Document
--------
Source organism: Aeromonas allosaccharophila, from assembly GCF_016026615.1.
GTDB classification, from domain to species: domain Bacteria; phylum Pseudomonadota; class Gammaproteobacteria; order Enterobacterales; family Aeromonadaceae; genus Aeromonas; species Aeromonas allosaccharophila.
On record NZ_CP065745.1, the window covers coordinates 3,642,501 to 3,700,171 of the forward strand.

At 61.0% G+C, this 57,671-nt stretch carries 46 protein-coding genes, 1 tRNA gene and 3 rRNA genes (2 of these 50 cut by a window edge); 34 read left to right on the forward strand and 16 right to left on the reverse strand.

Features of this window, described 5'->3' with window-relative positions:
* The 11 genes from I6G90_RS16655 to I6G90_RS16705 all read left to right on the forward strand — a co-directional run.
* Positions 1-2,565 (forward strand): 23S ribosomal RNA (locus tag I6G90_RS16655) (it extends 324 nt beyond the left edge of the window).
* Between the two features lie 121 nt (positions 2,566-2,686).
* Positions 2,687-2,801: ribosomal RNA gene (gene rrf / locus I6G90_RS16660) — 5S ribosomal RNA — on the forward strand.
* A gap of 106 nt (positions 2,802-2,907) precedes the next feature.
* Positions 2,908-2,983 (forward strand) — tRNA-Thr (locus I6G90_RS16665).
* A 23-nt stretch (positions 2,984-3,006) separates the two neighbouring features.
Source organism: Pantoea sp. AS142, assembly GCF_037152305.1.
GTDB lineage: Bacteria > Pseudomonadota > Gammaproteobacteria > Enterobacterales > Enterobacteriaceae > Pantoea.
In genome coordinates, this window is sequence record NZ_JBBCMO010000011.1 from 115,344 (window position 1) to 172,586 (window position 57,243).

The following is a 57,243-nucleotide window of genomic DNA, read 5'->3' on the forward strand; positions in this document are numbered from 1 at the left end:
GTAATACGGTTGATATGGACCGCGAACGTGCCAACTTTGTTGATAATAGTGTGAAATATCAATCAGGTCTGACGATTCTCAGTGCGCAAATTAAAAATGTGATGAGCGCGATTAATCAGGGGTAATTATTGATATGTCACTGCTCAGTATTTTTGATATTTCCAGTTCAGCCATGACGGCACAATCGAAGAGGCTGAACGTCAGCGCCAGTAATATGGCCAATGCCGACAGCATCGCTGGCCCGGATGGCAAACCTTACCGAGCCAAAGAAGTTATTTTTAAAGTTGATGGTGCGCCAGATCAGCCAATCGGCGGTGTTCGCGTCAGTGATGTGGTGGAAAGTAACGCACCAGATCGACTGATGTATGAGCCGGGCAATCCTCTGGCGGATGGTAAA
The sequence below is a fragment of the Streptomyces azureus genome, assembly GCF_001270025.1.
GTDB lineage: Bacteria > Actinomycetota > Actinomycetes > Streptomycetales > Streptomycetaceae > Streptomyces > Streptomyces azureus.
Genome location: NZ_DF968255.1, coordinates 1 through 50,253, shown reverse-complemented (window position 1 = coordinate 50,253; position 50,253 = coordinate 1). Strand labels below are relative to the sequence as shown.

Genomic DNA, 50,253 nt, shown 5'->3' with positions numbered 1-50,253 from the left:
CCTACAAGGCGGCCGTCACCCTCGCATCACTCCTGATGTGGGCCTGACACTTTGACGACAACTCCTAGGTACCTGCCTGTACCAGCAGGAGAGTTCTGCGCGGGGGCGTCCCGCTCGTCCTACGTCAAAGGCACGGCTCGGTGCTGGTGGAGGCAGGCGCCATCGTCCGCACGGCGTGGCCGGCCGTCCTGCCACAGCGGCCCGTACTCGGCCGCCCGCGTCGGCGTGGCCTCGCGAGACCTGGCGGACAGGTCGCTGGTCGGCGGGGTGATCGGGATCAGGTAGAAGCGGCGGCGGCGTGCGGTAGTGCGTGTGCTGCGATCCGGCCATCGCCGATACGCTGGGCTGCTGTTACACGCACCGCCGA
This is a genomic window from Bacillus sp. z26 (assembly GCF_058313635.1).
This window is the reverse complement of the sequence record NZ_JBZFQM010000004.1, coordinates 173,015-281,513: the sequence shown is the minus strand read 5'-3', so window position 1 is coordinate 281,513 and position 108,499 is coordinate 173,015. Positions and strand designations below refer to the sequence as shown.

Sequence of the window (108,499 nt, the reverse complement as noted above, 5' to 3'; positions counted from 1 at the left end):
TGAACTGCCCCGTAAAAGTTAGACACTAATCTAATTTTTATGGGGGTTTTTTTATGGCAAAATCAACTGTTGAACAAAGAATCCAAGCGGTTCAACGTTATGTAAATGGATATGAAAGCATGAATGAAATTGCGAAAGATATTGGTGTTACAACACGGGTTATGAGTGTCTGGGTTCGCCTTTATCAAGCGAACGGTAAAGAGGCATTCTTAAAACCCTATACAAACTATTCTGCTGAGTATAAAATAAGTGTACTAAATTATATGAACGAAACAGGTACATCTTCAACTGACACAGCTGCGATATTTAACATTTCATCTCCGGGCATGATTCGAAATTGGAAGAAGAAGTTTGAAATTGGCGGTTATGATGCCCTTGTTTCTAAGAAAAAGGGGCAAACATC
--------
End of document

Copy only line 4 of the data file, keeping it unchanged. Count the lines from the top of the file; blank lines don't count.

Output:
At 61.0% G+C, this 57,671-nt stretch carries 46 protein-coding genes, 1 tRNA gene and 3 rRNA genes (2 of these 50 cut by a window edge); 34 read left to right on the forward strand and 16 right to left on the reverse strand.